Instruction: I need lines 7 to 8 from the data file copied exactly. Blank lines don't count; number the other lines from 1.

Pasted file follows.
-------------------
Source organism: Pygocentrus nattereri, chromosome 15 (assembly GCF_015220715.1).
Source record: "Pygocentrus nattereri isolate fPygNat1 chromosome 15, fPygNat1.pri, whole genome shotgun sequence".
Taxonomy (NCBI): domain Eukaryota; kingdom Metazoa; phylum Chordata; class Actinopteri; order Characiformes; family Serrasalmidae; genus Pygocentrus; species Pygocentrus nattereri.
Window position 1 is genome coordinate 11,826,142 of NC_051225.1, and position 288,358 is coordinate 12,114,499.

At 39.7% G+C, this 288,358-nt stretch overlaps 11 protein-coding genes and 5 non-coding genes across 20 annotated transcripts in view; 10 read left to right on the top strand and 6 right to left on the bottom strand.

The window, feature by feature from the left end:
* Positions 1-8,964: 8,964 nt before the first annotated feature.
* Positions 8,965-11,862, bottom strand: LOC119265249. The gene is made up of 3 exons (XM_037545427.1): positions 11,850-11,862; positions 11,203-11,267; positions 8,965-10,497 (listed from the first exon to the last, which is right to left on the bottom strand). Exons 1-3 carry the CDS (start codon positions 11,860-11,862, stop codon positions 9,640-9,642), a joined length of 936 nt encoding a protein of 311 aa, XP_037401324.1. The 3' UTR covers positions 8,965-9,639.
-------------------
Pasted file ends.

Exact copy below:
* Positions 1-8,964: 8,964 nt before the first annotated feature.
* Positions 8,965-11,862, bottom strand: LOC119265249. The gene is made up of 3 exons (XM_037545427.1): positions 11,850-11,862; positions 11,203-11,267; positions 8,965-10,497 (listed from the first exon to the last, which is right to left on the bottom strand). Exons 1-3 carry the CDS (start codon positions 11,860-11,862, stop codon positions 9,640-9,642), a joined length of 936 nt encoding a protein of 311 aa, XP_037401324.1. The 3' UTR covers positions 8,965-9,639.